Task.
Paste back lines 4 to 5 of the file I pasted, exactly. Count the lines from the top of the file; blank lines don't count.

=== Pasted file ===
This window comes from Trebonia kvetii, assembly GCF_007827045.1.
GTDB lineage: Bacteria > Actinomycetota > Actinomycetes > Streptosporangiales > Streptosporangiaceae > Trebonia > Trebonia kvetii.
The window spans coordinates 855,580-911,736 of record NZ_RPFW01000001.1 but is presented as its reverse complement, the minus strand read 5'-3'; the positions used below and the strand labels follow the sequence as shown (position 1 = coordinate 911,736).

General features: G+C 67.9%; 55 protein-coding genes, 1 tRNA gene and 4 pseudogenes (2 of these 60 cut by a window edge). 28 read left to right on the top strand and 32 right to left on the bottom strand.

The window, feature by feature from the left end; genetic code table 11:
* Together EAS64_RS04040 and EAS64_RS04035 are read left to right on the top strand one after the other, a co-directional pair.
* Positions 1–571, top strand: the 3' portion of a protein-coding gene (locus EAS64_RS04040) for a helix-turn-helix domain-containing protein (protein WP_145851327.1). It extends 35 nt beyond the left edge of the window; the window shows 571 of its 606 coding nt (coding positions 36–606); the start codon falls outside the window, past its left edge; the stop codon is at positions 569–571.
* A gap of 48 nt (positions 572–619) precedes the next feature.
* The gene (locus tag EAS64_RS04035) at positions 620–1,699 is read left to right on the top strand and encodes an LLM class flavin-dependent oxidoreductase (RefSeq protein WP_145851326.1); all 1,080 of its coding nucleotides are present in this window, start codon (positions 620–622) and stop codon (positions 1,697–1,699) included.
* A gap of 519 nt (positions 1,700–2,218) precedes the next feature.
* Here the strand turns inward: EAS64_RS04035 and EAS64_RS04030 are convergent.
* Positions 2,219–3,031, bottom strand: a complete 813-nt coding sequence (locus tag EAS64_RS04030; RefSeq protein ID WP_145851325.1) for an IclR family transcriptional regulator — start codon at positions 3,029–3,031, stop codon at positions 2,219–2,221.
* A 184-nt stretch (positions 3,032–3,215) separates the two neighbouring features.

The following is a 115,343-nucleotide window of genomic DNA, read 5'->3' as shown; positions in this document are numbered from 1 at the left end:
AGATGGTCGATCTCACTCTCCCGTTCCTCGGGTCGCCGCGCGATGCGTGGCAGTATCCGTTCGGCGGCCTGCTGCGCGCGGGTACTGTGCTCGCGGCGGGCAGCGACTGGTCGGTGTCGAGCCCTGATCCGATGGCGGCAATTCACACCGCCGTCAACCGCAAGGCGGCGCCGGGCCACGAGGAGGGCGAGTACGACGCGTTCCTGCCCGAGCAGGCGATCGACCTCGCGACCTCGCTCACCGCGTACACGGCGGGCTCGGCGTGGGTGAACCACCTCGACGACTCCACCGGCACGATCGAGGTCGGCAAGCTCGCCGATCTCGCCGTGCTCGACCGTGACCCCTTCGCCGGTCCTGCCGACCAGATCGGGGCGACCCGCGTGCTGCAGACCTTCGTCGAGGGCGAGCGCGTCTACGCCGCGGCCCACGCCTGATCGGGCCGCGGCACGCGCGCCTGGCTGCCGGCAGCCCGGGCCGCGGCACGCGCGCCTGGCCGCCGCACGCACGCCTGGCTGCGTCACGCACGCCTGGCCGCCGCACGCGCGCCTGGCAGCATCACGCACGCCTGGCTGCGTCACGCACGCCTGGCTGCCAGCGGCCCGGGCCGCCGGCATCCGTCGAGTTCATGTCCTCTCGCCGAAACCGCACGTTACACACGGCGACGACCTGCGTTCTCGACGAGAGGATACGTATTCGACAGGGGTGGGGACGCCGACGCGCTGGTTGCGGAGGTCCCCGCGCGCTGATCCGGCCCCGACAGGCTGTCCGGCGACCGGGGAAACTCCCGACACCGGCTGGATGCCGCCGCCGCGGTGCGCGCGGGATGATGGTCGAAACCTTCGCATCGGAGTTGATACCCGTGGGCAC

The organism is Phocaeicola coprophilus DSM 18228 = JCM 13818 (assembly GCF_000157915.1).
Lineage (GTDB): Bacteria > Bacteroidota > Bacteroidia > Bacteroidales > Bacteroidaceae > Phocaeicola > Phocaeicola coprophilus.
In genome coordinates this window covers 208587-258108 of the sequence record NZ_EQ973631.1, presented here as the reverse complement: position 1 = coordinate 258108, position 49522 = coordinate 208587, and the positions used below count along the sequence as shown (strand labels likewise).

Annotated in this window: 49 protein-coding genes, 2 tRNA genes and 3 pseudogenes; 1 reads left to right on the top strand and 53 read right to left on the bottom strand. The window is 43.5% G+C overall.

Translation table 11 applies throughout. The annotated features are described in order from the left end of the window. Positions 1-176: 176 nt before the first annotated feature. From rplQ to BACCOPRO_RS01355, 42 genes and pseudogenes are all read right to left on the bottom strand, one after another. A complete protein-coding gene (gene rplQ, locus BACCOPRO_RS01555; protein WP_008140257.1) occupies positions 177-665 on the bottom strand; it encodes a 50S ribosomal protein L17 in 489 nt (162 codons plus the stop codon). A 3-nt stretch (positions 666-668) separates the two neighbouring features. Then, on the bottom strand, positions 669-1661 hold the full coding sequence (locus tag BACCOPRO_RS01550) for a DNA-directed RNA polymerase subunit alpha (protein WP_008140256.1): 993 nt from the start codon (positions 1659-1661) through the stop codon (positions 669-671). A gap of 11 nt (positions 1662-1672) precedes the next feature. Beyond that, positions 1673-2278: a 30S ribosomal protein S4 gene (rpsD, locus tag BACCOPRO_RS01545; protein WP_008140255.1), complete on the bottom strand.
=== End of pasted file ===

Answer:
General features: G+C 67.9%; 55 protein-coding genes, 1 tRNA gene and 4 pseudogenes (2 of these 60 cut by a window edge). 28 read left to right on the top strand and 32 right to left on the bottom strand.

The window, feature by feature from the left end; genetic code table 11: